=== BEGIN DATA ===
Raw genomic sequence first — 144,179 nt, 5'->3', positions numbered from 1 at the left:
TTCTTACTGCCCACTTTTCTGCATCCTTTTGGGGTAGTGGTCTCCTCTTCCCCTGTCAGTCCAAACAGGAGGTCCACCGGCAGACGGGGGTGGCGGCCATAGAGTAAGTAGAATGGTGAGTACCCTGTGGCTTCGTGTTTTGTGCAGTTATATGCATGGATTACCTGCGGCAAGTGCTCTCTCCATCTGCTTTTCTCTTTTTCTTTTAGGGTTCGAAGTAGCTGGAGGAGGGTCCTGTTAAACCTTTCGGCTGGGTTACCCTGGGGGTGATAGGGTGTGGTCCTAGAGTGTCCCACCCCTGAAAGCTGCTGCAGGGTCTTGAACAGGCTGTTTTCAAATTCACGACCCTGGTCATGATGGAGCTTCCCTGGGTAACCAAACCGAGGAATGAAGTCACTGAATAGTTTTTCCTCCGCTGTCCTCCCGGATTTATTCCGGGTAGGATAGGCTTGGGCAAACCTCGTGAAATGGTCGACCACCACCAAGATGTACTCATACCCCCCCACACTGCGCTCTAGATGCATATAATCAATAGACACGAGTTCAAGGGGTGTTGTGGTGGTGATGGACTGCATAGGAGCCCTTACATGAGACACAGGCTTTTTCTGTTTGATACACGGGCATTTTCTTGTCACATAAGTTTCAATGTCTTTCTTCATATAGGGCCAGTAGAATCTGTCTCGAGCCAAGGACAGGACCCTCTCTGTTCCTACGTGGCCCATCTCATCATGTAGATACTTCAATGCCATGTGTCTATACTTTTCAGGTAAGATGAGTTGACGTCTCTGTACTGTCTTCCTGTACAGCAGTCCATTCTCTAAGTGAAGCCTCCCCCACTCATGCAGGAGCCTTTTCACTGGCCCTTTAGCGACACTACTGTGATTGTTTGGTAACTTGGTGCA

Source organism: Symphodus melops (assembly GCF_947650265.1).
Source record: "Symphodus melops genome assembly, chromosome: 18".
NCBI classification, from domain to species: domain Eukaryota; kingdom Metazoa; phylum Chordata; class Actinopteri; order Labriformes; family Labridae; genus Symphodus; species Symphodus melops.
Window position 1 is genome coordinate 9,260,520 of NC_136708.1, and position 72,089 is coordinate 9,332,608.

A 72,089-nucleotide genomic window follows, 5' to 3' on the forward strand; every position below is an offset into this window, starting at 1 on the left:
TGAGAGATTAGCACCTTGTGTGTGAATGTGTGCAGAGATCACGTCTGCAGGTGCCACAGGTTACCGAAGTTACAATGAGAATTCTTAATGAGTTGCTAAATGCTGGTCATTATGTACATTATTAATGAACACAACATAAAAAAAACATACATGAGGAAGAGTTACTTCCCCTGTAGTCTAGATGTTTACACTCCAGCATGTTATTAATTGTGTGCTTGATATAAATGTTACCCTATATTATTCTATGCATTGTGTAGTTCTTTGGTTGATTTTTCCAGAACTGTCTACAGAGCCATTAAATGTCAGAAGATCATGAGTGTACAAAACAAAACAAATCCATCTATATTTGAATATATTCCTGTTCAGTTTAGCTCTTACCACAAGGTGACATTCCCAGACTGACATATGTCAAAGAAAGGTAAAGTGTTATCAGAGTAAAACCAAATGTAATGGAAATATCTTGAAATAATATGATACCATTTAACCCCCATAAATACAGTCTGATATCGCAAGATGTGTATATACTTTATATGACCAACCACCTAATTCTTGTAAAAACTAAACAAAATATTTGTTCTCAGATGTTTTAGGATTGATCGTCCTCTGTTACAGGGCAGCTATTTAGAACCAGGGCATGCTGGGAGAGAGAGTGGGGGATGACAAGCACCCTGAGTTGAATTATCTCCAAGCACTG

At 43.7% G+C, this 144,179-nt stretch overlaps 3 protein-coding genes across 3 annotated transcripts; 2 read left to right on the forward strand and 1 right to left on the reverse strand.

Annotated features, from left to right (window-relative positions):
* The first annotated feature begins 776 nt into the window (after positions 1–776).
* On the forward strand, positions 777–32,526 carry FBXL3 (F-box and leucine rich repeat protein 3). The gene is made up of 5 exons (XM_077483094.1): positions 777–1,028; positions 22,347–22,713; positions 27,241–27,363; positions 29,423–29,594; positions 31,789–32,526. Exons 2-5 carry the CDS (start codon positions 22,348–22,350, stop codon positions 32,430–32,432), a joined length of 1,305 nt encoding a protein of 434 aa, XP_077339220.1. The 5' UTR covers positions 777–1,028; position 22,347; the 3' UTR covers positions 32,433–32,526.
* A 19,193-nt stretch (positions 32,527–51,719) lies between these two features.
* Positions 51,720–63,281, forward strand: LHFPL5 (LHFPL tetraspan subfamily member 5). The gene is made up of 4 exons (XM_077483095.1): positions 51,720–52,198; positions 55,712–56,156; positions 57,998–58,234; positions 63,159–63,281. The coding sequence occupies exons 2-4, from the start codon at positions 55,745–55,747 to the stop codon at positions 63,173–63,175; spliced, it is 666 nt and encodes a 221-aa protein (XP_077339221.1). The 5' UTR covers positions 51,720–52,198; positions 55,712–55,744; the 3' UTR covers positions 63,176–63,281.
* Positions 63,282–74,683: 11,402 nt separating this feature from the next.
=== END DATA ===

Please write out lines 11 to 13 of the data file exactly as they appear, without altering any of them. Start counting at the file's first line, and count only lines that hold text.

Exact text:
* The first annotated feature begins 776 nt into the window (after positions 1–776).
* On the forward strand, positions 777–32,526 carry FBXL3 (F-box and leucine rich repeat protein 3). The gene is made up of 5 exons (XM_077483094.1): positions 777–1,028; positions 22,347–22,713; positions 27,241–27,363; positions 29,423–29,594; positions 31,789–32,526. Exons 2-5 carry the CDS (start codon positions 22,348–22,350, stop codon positions 32,430–32,432), a joined length of 1,305 nt encoding a protein of 434 aa, XP_077339220.1. The 5' UTR covers positions 777–1,028; position 22,347; the 3' UTR covers positions 32,433–32,526.
* A 19,193-nt stretch (positions 32,527–51,719) lies between these two features.